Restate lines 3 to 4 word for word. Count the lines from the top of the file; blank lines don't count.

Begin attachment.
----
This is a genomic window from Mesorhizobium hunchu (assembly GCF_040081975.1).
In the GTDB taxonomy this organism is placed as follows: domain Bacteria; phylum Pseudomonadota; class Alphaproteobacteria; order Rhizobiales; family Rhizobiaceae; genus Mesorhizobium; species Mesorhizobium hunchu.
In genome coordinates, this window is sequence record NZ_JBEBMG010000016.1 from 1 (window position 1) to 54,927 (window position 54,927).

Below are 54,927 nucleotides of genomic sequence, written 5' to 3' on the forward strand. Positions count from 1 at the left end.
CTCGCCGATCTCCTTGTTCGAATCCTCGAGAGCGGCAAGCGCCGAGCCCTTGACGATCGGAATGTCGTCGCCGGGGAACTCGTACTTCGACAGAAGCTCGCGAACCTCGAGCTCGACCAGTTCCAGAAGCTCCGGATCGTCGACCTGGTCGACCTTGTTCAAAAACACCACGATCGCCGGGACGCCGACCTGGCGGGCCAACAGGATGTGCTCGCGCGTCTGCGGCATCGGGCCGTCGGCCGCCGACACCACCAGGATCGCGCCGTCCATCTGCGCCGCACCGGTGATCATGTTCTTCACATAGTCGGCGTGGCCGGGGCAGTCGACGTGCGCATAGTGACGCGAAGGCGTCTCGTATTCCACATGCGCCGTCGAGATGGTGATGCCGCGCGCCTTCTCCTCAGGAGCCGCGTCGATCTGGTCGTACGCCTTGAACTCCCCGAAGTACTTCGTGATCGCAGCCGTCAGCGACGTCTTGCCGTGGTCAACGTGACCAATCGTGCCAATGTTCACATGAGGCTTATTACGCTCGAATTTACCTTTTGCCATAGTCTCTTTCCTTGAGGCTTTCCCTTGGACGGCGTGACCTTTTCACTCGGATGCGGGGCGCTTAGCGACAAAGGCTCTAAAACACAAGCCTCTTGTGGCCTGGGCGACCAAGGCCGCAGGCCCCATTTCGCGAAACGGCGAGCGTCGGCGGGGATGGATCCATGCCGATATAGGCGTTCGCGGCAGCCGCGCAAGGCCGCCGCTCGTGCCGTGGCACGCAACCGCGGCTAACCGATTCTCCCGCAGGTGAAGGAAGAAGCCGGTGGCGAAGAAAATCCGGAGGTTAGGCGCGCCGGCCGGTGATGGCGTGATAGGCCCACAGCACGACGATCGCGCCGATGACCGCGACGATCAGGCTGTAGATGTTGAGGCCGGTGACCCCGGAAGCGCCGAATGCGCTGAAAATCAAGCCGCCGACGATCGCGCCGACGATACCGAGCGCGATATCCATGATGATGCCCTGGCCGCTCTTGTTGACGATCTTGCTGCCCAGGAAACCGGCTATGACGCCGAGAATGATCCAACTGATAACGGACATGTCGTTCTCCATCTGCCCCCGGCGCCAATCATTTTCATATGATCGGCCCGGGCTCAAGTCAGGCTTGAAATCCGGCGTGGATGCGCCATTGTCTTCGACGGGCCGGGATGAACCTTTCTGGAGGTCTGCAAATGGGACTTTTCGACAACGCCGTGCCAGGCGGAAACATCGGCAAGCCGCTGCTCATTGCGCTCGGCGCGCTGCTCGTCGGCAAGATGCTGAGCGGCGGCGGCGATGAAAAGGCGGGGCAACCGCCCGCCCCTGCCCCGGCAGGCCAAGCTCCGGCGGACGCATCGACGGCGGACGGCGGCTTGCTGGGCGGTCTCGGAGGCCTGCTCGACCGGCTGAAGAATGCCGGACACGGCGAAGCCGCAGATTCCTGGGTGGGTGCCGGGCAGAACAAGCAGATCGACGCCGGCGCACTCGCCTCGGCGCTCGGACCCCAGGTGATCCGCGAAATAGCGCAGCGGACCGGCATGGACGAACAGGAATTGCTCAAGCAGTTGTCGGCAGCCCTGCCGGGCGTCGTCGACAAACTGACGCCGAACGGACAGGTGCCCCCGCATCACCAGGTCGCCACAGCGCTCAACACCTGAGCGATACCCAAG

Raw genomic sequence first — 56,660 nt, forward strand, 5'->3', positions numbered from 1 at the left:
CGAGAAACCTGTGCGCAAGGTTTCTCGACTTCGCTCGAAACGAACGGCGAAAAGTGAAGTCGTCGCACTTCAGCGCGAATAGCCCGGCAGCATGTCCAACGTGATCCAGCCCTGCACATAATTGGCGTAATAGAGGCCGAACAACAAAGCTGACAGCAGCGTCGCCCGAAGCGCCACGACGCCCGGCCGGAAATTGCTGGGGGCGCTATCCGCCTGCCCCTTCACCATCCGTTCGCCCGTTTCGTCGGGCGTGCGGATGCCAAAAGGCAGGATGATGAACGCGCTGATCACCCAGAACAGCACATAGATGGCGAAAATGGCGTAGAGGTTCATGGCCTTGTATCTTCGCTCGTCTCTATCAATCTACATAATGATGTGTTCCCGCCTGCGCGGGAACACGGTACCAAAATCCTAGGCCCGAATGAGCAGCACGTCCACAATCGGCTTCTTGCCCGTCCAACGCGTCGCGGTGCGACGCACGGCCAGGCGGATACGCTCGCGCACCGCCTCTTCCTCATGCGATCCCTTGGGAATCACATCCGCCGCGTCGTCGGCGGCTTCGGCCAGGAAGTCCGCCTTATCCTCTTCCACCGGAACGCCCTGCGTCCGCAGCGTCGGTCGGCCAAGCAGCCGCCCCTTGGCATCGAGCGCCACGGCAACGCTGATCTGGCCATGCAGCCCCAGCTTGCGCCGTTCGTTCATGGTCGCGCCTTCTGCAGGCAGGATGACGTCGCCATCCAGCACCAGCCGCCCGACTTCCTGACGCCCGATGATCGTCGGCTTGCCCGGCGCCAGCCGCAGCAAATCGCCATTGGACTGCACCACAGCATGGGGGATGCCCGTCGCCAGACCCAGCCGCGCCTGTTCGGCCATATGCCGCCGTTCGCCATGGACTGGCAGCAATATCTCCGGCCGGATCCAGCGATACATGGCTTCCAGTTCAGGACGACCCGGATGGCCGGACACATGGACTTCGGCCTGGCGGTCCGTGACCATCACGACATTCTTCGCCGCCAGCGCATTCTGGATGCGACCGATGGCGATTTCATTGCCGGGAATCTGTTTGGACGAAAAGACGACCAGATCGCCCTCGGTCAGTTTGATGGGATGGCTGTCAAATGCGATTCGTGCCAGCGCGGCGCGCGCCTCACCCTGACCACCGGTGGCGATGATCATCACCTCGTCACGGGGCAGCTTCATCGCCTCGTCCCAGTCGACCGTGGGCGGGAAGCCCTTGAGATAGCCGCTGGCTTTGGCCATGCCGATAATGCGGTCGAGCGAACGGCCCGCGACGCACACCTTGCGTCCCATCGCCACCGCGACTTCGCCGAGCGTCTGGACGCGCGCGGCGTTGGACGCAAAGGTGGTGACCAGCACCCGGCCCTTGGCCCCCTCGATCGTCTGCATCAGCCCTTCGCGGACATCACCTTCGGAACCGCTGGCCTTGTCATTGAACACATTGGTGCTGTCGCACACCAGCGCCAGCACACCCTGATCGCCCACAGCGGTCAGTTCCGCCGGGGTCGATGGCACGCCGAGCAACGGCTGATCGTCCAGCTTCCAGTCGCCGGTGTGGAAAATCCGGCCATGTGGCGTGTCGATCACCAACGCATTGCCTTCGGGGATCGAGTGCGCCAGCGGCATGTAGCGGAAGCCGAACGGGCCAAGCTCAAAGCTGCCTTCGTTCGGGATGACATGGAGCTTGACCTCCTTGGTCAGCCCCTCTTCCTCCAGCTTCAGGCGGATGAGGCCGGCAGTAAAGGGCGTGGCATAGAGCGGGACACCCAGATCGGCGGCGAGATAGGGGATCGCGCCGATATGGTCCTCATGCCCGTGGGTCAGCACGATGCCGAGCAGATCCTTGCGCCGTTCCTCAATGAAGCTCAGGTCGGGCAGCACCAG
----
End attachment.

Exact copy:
In genome coordinates, this window is sequence record NZ_JBEBMG010000016.1 from 1 (window position 1) to 54,927 (window position 54,927).

Below are 54,927 nucleotides of genomic sequence, written 5' to 3' on the forward strand. Positions count from 1 at the left end.